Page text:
With the number of legislative days remaining in 2017 rapidly dwindling, many Americans are waiting with bated breath to find out if President Trump’s proposed tax reform plan will change the tax landscape. Any dramatic changes to tax policy, such as a repeal of the estate tax, will require revisiting your clients’ estate plans.
The Trump administration and Congressional Republicans have been busy with many issues, but, as of now, there have not been any significant legislative enactments. Proposals ranging from tax cuts or reform, immigration reform, healthcare reform, and more still loom large.
If Trump achieves the goals laid out in the September 2017 Unified Framework for Fixing Our Broken Tax Code, it will create a system with three tax brackets rather than seven. It would also completely eliminate estate and generation-skipping transfer taxes, while evidently retaining the gift tax. Mortgage interest deductions would get an overhaul, and most itemized deductions would disappear. The overall thrust of the proposal is towards simplification of the tax laws.
Yes, these are all very substantial changes. And in addition to the uncertainty about how these changes would impact your clients, it also still remains to be seen whether this proposal will become law or not. A Politico poll indicated that popular approval for these proposed tax cuts hovers at 48 percent. Goldman Sachs analysts seem to think this proposal will be pushed through, but not with overwhelming confidence. They’re estimating that there is a 65 percent chance it will come together in 2018.
So we find ourselves with two primary considerations: The tax proposal would mean drastic changes, and no one is certain when, or even if, it will go into effect.
Are your clients in standby mode?
Your clients may think that their best course of action is to hold tight until the political landscape becomes clear. This is an attitude that could cost them. Now is not the time to wait for news from the government before taking action.
Uncertainty about tax and healthcare policies can lead your clients to steer clear of planning altogether and even revising existing plans because of the perception that the rules of the game might change so substantially that any plan done now will be wasted or rendered moot later. But a “wait and see” approach can spell disaster for a client’s family if they are caught unprepared.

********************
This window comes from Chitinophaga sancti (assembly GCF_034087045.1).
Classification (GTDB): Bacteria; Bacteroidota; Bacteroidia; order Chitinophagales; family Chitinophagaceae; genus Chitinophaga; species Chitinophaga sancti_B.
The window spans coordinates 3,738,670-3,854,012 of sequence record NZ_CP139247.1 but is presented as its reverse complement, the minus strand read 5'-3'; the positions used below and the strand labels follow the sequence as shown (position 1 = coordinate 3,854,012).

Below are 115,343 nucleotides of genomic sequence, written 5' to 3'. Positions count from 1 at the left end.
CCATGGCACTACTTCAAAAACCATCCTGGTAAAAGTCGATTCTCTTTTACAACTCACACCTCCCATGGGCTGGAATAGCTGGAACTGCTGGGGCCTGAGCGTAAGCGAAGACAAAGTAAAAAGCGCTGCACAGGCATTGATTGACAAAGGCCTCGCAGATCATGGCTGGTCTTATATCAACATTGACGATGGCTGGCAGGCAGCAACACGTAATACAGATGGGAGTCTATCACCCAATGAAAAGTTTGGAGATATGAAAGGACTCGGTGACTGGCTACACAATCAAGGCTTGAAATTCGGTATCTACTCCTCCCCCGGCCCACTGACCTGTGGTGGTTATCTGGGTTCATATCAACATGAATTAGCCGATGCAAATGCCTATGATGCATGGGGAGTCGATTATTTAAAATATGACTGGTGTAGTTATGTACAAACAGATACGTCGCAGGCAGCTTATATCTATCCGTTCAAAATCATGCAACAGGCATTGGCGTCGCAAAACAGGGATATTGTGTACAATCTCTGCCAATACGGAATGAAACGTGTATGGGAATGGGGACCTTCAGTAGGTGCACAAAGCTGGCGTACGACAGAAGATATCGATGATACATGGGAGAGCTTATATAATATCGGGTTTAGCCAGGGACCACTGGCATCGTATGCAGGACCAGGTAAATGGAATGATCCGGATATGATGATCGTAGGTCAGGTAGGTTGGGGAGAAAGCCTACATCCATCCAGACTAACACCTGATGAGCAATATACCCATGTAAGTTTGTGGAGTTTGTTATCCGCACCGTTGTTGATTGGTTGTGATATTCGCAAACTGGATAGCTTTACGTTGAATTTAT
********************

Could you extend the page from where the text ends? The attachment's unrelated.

Modern estate planning is carefully designed to be very flexible so it can adapt to changes. We can even include mechanisms to deal with many of the changes that might happen under some of the Trump tax and healthcare proposals. Some flexibility tools include trust protectors, trust decanting provisions, and broad powers and discretion for trustees so they can adapt their administration of the trust to legal, investment and tax circumstances as they occur.
Plus, the reasons for estate planning are not only those related to tax planning. The most important reasons for planning or revising existing planning have less to do with taxes and more to do with the following client needs:
- Ensuring continuity: Estate planning keeps the bigger picture of family businesses, wealth and legacy in focus and provides a structure that supports long-term family wealth goals.
- Ensuring private settlement of family affairs: Using a will or doing no planning virtually assures a public probate process, whereas trust-based estate planning can ensure privacy—a valuable benefit for many families.
- Reducing settlement costs and time: Trusts are often less expensive and less time-consuming than probating a will or administering an intestate estate.
- Avoiding living probate: Regardless of shifting tax policies, clients need to protect themselves from guardianship or conservatorship (also known as living probate) if they become incapacitated and are unable to make their own financial and healthcare decisions.
- Providing long-term asset management: Estate planning offers the opportunity to preserve and protect assets for surviving spouses, children, grandchildren, and other intended beneficiaries.
No matter what the future holds, you should always focus on what your clients can control. Although changes to tax rates, deductions, exemptions, and so on may impact how much tax must be paid in any given year, there are no credible proposals that do away with taxes altogether. All clients must have a plan in place to ensure their financial legacy avoids as much tax while also achieving their other (often more important) estate planning goals.
Your clients might be coming to you asking how they should move forward in uncertain times. The answer is to help them plan for the situation as it exists now and to utilize modern flexibility tools to ensure their plans can bend, but not break, based on what happens next.